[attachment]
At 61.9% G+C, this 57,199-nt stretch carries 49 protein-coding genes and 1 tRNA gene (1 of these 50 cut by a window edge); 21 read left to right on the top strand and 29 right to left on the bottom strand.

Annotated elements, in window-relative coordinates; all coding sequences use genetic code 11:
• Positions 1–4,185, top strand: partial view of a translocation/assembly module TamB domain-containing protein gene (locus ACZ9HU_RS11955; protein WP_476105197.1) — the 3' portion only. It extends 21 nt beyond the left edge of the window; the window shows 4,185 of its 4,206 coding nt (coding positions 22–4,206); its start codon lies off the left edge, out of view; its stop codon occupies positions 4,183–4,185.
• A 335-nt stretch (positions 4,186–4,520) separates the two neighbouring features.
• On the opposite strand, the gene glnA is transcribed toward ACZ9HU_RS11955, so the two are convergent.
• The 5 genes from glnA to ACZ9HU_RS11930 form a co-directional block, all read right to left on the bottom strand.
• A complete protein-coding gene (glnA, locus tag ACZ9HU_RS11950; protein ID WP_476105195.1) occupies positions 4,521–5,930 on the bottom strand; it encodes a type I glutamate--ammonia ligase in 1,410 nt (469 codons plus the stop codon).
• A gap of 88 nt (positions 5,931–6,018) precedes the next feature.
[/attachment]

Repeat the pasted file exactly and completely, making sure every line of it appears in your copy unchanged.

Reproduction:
At 61.9% G+C, this 57,199-nt stretch carries 49 protein-coding genes and 1 tRNA gene (1 of these 50 cut by a window edge); 21 read left to right on the top strand and 29 right to left on the bottom strand.

Annotated elements, in window-relative coordinates; all coding sequences use genetic code 11:
• Positions 1–4,185, top strand: partial view of a translocation/assembly module TamB domain-containing protein gene (locus ACZ9HU_RS11955; protein WP_476105197.1) — the 3' portion only. It extends 21 nt beyond the left edge of the window; the window shows 4,185 of its 4,206 coding nt (coding positions 22–4,206); its start codon lies off the left edge, out of view; its stop codon occupies positions 4,183–4,185.
• A 335-nt stretch (positions 4,186–4,520) separates the two neighbouring features.
• On the opposite strand, the gene glnA is transcribed toward ACZ9HU_RS11955, so the two are convergent.
• The 5 genes from glnA to ACZ9HU_RS11930 form a co-directional block, all read right to left on the bottom strand.
• A complete protein-coding gene (glnA, locus tag ACZ9HU_RS11950; protein ID WP_476105195.1) occupies positions 4,521–5,930 on the bottom strand; it encodes a type I glutamate--ammonia ligase in 1,410 nt (469 codons plus the stop codon).
• A gap of 88 nt (positions 5,931–6,018) precedes the next feature.